Southern Recreational Vehicle Company
In October 2015, the top management of Southern Recreational Vehicle Company of St. Louis, Missouri, announced its plans to relocate its manufacturing and assembly operations to a new plant in Ridgecrest, Mississippi. The firm, a major producer of pickup campers and camper trailers, had experienced 5 consecutive years of declining profits as a result of spiraling production costs. The costs of labor and raw materials had increased alarmingly, utility costs had gone up sharply, and taxes and transportation expenses had steadily climbed upward. Despite increased sales, the company suffered its first net loss since operations were begun in 1982.
When management initially considered relocation, it closely scrutinized several geographic areas. Of primary importance to the relocation decision were the availability of adequate transportation facilities, state and municipal tax structures, an adequate labor supply, positive community attitudes, reasonable site costs, and financial inducements. Although several communities offered essentially the same incentives, the management of Southern Recreational Vehicle Company was favorably impressed by the efforts of the Mississippi Power and Light Company to attract "clean, labor-intensive" industry and the enthusiasm exhibited by state and local officials, who actively sought to bolster the state's economy by enticing manufacturing firms to locate within its boundaries.
Two weeks prior to the announcement, management of Southern Recreational Vehicle Company finalized its relocation plans. An existing building in Ridgecrest's industrial park was selected (the physical facility had previously housed a mobile home manufacturer that had gone bankrupt due to inadequate financing and poor management); initial recruiting was begun through the state employment office; and efforts to lease or sell the St. Louis property were initiated. Among the inducements offered Southern Recreational Vehicle Company to locate in Ridgecrest were:
1. Exemption from county and municipal taxes for 5 years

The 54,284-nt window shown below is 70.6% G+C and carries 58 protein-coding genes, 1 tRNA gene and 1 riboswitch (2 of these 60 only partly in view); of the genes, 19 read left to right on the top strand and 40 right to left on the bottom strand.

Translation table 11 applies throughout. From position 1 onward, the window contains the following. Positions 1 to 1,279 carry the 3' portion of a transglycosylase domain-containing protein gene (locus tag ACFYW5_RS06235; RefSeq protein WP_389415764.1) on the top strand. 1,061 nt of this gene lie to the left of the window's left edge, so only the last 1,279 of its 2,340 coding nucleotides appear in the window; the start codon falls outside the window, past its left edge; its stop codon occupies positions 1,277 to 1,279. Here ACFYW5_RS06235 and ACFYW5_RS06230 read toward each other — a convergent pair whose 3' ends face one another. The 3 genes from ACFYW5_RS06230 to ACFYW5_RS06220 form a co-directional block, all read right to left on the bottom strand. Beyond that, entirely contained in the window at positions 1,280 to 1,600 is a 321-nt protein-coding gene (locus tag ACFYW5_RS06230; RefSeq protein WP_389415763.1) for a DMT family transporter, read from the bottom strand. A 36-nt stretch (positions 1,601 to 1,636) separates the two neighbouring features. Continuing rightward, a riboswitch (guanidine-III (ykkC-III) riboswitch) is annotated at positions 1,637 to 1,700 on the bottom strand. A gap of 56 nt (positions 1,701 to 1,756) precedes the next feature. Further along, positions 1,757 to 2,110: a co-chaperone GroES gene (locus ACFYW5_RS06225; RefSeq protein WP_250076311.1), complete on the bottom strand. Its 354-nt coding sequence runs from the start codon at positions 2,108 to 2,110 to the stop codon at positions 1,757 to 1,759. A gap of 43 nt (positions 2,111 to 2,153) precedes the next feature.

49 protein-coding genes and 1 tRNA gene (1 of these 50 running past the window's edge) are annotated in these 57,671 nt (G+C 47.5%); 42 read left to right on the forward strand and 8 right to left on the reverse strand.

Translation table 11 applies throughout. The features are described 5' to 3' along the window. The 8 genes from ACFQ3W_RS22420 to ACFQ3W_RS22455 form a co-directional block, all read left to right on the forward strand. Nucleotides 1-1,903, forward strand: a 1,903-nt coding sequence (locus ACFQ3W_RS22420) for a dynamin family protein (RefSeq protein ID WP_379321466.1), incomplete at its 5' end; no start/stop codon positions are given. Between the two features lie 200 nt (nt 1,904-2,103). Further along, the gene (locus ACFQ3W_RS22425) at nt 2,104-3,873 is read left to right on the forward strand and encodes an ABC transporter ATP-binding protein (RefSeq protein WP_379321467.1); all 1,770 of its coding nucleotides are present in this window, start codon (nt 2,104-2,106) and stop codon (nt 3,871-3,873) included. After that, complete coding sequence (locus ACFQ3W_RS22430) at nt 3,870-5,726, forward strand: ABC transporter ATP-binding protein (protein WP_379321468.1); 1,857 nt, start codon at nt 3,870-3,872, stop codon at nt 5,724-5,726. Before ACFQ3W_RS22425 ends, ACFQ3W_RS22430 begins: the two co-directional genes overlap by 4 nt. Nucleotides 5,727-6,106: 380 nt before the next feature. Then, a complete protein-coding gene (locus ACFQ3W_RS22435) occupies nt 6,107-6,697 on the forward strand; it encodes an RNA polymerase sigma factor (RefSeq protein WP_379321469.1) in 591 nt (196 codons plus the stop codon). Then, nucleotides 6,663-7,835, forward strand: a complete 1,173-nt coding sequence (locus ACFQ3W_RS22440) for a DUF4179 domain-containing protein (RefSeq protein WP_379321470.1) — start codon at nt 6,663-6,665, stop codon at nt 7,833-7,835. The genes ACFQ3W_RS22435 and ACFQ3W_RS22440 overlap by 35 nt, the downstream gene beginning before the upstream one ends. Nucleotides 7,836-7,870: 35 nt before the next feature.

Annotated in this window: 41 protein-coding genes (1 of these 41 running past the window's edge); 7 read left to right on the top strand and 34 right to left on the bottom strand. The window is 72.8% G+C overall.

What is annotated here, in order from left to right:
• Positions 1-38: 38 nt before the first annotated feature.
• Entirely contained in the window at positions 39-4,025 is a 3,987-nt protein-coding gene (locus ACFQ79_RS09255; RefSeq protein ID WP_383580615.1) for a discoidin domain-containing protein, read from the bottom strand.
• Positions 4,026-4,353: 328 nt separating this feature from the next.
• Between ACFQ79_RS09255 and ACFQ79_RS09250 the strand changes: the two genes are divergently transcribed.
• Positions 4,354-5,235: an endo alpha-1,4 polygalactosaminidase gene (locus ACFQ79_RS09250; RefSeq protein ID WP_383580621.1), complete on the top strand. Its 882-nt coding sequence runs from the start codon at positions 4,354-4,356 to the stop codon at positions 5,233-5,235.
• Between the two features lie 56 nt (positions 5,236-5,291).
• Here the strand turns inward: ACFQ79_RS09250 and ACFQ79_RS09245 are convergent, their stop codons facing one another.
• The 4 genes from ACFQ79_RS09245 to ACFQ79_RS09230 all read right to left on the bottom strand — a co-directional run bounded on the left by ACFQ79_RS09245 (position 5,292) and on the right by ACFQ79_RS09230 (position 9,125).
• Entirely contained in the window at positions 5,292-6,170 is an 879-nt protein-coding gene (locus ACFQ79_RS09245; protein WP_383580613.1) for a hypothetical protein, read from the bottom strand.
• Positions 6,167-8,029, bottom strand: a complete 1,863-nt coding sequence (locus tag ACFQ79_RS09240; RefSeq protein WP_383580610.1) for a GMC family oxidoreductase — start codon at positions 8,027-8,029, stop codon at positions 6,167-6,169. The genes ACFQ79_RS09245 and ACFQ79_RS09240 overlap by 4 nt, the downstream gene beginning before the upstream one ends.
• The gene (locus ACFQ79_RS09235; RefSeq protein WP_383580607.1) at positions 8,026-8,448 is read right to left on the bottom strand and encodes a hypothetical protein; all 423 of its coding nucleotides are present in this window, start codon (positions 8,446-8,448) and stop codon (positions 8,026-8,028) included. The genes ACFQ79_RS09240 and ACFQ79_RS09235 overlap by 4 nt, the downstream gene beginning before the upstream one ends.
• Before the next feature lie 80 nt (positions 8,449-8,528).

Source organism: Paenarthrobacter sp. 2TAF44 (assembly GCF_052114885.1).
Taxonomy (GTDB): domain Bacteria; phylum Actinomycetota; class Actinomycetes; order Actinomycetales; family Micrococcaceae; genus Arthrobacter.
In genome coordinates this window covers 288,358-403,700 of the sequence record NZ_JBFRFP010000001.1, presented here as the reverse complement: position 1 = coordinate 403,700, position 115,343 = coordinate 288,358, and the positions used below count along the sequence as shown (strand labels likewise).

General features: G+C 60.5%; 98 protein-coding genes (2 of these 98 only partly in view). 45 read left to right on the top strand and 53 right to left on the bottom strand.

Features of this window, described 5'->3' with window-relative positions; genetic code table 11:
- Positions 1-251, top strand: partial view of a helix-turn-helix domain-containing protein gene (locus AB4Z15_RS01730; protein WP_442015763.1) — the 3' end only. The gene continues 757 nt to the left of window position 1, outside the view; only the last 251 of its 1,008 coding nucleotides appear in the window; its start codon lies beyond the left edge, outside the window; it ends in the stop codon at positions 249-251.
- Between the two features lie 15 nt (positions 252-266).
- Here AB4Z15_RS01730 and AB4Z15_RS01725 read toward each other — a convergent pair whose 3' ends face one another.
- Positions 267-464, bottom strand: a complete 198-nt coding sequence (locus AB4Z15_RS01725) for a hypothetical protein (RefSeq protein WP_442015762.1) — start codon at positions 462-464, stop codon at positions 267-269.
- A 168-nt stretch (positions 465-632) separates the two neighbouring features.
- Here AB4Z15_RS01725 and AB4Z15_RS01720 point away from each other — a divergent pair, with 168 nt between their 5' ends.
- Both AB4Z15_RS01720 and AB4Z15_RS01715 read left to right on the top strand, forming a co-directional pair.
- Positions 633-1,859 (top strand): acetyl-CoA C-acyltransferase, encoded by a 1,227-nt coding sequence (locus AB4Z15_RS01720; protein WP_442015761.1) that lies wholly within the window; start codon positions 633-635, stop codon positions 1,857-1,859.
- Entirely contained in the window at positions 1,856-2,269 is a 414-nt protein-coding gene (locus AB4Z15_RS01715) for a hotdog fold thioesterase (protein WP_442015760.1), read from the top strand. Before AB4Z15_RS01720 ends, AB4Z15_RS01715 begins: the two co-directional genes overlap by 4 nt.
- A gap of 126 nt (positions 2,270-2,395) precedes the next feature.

2. Free water and sewage services
3. Construction of a second loading dock-free of cost-at the industrial site
4. An agreement to issue $500,000 in industrial bonds for future expansion
5. Public-financed training of workers in a local industrial trade school
In addition to these inducements, other factors weighed heavily in the decision to locate in the small Mississippi town. Labor costs would be significantly less than those incurred in St. Louis; organized labor was not expected to be as powerful (Mississippi is a right-to-work state); and utility costs and taxes would be moderate. All in all, the management of Southern Recreational Vehicle Company felt that its decision was sound.
On October 15, the following announcement was attached to each employee's paycheck: To: Employees of Southern Recreational Vehicle Company From: Gerald O'Brian, President
The Management of Southern Recreational Vehicle Company regretfully announces its plans to cease all manufacturing operations in St. Louis on December 31. Because of increased operating costs and the unreasonable demands forced upon the company by the union, it has become impossible to operate profitably. I sincerely appreciate the fine service that each of you has rendered to the company during the past years. If I can be of assistance in helping you find suitable employment with another firm, please let me know. Thank you again for your cooperation and past service.
1. Evaluate the inducements offered Southern Recreational Vehicle Company by community leaders in Ridgecrest, Mississippi.
2. What problems would a company experience in relocating its executives from a heavily populated industrialized area to a small rural town?
3. Evaluate the reasons cited by O'Brian for relocation. Are they justifiable?
4. What legal and ethical responsibilities does a firm have to its employees when a decision to cease operations is made?